Hurricane-Ready: Insurance information

Hurricane-Ready: Insurance information (Image 1)

A good homeowner’s (or renter’s) insurance policy is critical. Discuss the following with your insurance representative:

  1. Most homes in Florida have a special deductible for hurricane damage. Ask about your policy and potential out-of-pocket cost.
  2. Prepare a complete home inventory with photos. Videotape if possible and store in a safe-deposit box.
  3. Does your policy cover the actual cash value (replacement cost, less depreciation) or replacement costs?
  4. Do you need insurance riders on special items?
  5. Is a windstorm insurance policy required?
  6. Do you need flood insurance?


  • Standard homeowner’s policies do not cover flood damage, including storm surge, from a hurricane.
  • Flood insurance is available to all residents in all participating communities. There is usually a 30- day waiting period.
  • If more than half of your home is damaged and is not built to current standards, it will have to be elevated and retrofitted.
  • Permits for any type of construction or reconstruction in the floodplain is required.


  • Notify your insurance agent as soon as possible and have your policy number on hand.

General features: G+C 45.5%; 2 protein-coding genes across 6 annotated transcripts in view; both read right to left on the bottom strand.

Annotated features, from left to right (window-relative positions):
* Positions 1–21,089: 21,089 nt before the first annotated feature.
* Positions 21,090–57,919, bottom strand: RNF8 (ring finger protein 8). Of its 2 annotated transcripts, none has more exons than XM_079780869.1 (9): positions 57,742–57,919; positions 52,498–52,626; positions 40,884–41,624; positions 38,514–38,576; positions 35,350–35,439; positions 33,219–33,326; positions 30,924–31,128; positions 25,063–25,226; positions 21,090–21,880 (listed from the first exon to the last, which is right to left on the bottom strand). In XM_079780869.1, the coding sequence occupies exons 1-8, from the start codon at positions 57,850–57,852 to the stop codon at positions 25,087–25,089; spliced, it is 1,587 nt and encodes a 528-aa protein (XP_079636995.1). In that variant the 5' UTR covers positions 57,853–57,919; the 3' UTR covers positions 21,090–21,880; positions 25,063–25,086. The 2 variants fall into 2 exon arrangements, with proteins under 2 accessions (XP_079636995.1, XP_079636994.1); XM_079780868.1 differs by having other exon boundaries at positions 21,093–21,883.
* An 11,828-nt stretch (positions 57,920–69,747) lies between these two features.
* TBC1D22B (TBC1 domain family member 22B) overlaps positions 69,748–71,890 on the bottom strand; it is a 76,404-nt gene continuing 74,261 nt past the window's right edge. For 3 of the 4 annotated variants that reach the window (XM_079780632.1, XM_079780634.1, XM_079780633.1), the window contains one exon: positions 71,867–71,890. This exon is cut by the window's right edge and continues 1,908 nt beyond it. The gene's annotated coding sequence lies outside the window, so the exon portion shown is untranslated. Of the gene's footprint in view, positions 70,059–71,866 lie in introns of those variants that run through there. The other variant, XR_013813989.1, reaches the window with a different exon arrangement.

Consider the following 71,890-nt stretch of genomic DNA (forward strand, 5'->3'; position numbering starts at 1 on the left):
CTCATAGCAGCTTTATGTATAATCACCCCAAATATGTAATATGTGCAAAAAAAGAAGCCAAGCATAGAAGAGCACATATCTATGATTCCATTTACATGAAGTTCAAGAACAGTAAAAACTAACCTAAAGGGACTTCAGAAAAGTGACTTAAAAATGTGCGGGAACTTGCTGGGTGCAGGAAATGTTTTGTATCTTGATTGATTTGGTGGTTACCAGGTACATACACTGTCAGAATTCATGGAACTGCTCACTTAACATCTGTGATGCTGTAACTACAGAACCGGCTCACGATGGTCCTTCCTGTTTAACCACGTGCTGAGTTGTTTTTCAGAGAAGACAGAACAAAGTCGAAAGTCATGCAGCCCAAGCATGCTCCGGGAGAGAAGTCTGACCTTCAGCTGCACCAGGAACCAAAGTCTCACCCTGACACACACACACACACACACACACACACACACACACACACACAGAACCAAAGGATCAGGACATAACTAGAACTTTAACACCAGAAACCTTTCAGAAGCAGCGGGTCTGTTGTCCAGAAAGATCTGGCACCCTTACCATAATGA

• Ask when you can expect an adjustor to visit your home.
  • Present photos and inventory of damaged items, including their age and value.
  • Have any receipts and estimates on hand.
  • Be patient. Cases are expedited based on severity or hardship.


  • Avoid flooded areas, high velocity flow areas, and areas subject to sudden flooding. Do not attempt to cross flowing streams.
  • Roads may not be intact under flood waters and the depth of the water is not always obvious. Turn around and go another way.
  • If the vehicle stalls, leave it and seek higher ground. Rising water may engulf the vehicle; sweeping it away.
  • Use caution at night when it is more difficult to recognize flood dangers.
  • Keep children away from high water, storm drains and viaducts.
  • Throw out any food that came in contact with flood waters.
  • Use flashlights (not lanterns, torches or matches) to examine buildings. Flammables may be inside.


Flood maps are usually kept on file at your local county courthouse, municipal office or library. For additional information, call FEMA’s Map Service Center at 1-800-358-9616. provides commenting to allow for constructive discussion on the stories we cover. In order to comment here, you acknowledge you have read and agreed to our Terms of Service. Commenters who violate these terms, including use of vulgar language or racial slurs, will be banned. Please be respectful of the opinions of others and keep the conversation on topic and civil. If you see an inappropriate comment, please flag it for our moderators to review.

Leave a Reply

Fill in your details below or click an icon to log in: Logo

You are commenting using your account. Log Out / Change )

Twitter picture

You are commenting using your Twitter account. Log Out / Change )

Facebook photo

You are commenting using your Facebook account. Log Out / Change )

Google+ photo

You are commenting using your Google+ account. Log Out / Change )

Connecting to %s